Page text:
Android Services: Recommendations when using AIDL for continuous service and low current drain impact

Last month a lot things happened.. I lost my dad, moved to another location .. thus, this blog was not the priority but was not forgotten.

This post is related to some issues I have observed in some Dalvik implementation and some recommendations is you want to create a service that must remains running all the time even after a device power on/off or reset.

Suppose you need to create a “light” service that must be:

1) starts when every time your devices boots.

2) contains very nice parcelable objects using aidl syntax sharing them thru IPC

3) is used to monitor something every X minutes but cannot impact the current drain.

4) the service must use the “uptime”, I mean, must reports “how long” is running

5) must be able to receive interruptions and reports them

A good application of this service could be an alarm central unit for your car. You could create this project using your old Android phone and transforming your old phone and hidden it in your car. You can also connect this old phone disassembling a 12V charging and connecting in some spot using the terminals of your battery.

So, let’s go to some mistakes.. see the list below:

Mistake 1) SystemClock.elapsedRealtime() versus System.currentTimeMillis()

If you are an old J2ME programmer probably the first option you can have in your mind to track your “uptime” is the System.currentTimeMillis(). However, if the user change the time/date the System.currentTimeMillis() is impacted!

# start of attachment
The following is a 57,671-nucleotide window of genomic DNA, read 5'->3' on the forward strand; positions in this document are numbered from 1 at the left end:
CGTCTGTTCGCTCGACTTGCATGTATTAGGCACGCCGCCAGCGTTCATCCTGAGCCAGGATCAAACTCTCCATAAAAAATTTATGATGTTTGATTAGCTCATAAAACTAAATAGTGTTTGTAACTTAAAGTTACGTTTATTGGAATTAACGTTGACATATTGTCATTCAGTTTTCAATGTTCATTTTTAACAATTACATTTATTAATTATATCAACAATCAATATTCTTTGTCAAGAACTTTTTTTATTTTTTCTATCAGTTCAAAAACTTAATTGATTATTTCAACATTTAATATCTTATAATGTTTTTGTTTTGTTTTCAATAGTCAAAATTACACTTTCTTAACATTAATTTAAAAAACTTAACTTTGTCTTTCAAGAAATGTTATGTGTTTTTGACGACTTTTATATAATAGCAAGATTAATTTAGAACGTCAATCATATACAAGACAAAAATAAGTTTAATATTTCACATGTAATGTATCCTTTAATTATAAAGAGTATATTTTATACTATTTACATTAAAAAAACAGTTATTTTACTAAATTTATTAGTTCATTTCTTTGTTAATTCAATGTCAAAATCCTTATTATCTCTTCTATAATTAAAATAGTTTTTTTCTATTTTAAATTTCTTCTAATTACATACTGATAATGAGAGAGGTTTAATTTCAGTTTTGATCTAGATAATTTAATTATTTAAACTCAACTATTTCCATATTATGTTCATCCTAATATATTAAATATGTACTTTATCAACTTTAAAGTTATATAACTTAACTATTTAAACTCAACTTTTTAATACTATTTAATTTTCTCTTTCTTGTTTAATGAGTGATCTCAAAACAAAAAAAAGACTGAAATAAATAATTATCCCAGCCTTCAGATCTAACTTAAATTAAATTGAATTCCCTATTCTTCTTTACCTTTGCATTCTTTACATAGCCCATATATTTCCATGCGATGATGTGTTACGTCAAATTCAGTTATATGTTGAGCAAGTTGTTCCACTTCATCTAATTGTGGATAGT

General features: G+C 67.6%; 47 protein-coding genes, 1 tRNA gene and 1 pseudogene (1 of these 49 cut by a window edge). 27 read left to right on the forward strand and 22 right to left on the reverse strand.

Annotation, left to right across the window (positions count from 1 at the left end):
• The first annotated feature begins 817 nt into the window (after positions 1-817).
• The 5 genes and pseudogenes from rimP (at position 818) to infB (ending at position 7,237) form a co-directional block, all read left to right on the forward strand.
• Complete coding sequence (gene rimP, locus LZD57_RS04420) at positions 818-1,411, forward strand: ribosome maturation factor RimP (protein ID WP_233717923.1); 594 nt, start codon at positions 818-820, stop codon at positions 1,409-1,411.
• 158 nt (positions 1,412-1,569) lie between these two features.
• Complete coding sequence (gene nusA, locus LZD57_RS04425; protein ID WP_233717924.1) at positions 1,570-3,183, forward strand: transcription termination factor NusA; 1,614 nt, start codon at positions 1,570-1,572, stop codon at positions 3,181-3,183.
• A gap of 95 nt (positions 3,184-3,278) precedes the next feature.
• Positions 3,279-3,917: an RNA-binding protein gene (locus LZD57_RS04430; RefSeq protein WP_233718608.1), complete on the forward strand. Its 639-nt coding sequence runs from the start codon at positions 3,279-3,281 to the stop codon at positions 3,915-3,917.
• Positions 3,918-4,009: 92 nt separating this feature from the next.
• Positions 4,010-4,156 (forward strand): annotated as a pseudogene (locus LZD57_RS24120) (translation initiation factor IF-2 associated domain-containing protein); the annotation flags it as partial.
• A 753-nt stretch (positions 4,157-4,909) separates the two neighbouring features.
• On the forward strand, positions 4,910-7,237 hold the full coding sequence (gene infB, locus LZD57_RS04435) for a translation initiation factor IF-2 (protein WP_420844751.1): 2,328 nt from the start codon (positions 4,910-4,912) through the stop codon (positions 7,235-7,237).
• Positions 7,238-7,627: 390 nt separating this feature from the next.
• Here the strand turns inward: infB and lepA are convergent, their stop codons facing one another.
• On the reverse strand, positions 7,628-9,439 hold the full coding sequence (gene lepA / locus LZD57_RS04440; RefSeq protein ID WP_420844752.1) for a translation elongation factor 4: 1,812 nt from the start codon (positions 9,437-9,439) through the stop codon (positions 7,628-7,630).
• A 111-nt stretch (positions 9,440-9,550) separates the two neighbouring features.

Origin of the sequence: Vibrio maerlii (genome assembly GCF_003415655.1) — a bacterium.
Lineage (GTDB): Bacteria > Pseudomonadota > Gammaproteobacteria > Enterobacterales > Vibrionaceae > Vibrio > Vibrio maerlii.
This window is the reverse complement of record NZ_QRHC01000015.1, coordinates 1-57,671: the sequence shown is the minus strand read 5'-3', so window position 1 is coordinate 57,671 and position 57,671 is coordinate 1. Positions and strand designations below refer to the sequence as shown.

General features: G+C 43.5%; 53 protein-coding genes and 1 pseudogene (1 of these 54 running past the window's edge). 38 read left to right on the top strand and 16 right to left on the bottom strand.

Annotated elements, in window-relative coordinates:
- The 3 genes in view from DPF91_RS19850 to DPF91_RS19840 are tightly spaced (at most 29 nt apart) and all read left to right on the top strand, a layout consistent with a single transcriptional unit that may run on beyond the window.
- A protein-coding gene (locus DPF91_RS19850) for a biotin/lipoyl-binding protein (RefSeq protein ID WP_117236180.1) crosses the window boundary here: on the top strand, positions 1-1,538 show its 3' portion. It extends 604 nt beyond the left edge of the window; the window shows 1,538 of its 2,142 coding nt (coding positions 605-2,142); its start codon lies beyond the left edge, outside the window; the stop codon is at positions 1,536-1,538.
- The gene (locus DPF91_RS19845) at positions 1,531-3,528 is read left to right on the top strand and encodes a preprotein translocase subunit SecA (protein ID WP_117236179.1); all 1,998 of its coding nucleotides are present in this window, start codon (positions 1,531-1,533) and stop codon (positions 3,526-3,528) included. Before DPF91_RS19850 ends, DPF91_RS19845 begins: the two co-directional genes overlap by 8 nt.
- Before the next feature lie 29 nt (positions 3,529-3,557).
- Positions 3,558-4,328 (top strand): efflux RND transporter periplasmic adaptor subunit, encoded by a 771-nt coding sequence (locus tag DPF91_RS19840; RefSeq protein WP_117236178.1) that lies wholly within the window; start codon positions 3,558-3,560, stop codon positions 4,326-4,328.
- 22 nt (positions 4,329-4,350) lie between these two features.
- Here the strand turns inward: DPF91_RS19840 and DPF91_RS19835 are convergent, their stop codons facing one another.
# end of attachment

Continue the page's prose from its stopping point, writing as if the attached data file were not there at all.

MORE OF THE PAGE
The correct option on this case, is the SystemClock.elapsedRealtime() that will bring to you the total milliseconds after boot and it is not impacted with date/time.

Mistake 2) Wrong UPTIME

In the Mistake 1, you realized the importance of SystemClock.elapsedRealtime() but if your service need to auto-start when the devices boot, you should register the intent BOOT_COMPLETE.

So, it is very common to see developers using the UPTIME using directly the SystemClock.elapsedRealtime(), but remember! It is not only your service that starts after boot and of course, if UPTIME is something that must be precise your need to reduce the time waste to start your service.

So you need to do something like:

</pre>
long TIME_IN_MS_WHEN_STARTED = SystemClock.elapsedRealtime()
<pre>

then when you need to evaluate your uptime:

</pre>
long UPTIME = SystemClock.elapsedRealtime() - TIME_IN_MS_WHEN_STARTED
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I now, sounds ridiculous but it is very common mistake in real time systems.

Mistake 3) Using wakelocks instead RTC Alarms

If your system cannot be invasive, avoid the consume of the battery, but your need to monitor some inputs periodically, wakelocks is really the worst because will prevent your phone to sleep consuming a high current all the time. The best option on this case is to use the RTC of your device to wake up your service.

AlarmManager am = (AlarmManager)getSystemService(Context.ALARM_SERVICE);

 Intent intent = new Intent(receiver.ACTION_REFRESH_SCHEDULE_ALARM);

 PendingIntent pi = PendingIntent.getBroadcast(getBaseContext(), 0, intent, 0);

// After after time_in_sec seconds
 am.setRepeating(AlarmManager.RTC_WAKEUP, System.currentTimeMillis(), 1000 * time_in_sec, pi);

Then to cancel the timer you need:

public void cancelTimer()
 {
 if (timerRunning) {
 timerRunning = false;
 Intent intent = new Intent(getBaseContext(), MyReceiver.class);